The Origin of Valentine’s Day

valentines day postValentine’s Day is a day full of kisses, hugs, flowers, chocolate, and sweethearts. However, the origins of this day are a bit removed from our modern traditions. There are several tales that some people claim are the true origin of this sweet holiday.

One story concerns the ancient Roman festival called “Lupercalia” which was celebrated from February 13 to 15. This festival was celebrated in hopes to redeem past sins and purify new life in the spring. The young people of the time would be paired up by casting lots. Then these couples would send special gifts to one another.

Another legend states that a Catholic priest named Valentine was martyred for performing forbidden weddings. The weddings were banned by the Roman Emperor Claudius because he claimed that unmarried men made better warriors. The priest was supposed to have died on February 14.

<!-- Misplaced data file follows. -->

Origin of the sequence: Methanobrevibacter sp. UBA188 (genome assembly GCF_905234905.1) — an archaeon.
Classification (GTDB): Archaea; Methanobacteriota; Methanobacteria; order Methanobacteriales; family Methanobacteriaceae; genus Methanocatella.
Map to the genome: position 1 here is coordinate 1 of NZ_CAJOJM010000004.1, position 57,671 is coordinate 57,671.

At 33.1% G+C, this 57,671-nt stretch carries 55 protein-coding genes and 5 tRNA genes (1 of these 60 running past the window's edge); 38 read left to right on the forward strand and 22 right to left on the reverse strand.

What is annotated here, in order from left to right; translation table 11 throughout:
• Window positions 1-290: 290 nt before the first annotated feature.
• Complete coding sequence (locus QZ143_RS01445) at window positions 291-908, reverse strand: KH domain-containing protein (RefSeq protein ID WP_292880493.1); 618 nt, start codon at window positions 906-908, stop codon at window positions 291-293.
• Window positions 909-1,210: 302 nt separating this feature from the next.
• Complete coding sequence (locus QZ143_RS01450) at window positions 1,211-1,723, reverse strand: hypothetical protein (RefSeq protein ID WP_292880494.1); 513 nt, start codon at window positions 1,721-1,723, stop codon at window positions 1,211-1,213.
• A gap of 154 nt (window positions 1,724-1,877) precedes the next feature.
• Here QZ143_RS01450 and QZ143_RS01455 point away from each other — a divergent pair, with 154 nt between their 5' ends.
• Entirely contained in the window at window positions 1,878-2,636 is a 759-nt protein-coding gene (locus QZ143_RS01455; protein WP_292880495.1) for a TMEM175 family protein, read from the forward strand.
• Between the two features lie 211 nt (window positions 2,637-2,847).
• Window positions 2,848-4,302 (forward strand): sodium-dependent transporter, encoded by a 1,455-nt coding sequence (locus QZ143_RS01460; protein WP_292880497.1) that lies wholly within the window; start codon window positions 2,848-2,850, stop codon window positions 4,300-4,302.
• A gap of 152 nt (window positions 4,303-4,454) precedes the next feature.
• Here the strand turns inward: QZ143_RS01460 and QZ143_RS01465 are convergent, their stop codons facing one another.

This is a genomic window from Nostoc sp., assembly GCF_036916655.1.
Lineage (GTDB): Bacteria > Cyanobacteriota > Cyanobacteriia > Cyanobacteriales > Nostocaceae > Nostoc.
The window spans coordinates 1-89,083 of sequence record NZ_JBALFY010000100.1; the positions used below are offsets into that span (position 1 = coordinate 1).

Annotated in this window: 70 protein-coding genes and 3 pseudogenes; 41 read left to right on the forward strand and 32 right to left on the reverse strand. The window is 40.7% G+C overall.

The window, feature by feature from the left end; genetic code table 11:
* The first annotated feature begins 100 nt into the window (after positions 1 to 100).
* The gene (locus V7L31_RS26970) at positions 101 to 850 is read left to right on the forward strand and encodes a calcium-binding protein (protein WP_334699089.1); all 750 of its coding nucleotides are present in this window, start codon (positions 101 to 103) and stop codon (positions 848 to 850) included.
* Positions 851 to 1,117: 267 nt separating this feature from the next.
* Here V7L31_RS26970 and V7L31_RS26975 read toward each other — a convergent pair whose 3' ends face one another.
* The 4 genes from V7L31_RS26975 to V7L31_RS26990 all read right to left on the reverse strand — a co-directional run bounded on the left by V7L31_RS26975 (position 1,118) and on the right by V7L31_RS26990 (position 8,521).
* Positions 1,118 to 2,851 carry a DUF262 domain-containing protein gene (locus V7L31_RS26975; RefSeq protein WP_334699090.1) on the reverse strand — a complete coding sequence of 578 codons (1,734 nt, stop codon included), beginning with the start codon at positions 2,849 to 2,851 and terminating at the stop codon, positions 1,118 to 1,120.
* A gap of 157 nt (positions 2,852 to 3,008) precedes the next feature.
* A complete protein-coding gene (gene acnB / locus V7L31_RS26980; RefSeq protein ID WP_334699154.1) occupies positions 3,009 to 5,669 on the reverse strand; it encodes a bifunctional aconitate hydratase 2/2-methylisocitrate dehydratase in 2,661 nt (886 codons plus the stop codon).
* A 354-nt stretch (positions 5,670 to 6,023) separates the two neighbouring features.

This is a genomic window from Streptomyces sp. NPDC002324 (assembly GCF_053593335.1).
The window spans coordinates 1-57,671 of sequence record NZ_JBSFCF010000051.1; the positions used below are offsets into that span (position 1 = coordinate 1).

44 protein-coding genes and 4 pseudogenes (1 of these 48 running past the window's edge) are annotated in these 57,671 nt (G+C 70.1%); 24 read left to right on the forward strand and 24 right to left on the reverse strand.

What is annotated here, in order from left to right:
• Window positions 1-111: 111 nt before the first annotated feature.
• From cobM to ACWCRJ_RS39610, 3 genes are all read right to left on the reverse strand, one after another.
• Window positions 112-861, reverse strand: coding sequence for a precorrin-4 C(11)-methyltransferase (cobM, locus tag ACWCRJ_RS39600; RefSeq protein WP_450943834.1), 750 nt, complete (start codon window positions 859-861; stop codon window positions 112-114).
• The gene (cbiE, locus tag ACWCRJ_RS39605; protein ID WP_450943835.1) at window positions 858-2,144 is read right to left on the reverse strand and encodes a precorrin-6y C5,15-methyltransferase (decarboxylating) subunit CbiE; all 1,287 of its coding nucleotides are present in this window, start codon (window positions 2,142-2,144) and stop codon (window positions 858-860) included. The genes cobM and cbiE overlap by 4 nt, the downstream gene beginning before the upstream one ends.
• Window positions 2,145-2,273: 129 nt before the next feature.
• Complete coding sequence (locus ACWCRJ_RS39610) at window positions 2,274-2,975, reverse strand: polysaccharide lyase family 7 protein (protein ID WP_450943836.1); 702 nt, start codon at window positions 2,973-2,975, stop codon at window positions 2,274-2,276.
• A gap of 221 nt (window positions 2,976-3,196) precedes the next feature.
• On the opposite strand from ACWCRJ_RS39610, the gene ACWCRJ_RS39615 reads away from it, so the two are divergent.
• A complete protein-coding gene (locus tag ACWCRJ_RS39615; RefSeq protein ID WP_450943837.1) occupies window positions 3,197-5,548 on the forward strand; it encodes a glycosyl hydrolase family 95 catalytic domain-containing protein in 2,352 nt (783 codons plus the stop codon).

Around 496, Pope Gelasius declared Valentine’s Day as an official holiday celebrated in the Catholic Church. Most people believe he was simply trying to “Christianize” the Roman celebration that was still wildly popular in Italy.

Geoffrey Chaucer is known as the first writer to link Valentine’s Day with romantic love in 1382 with the composition of his Parlement of Foules; and in 1601, Shakespeare mentioned Valentine’s Day in his play, Hamlet. From that point forward, Valentine’s Day was considered the holiday for lovers.

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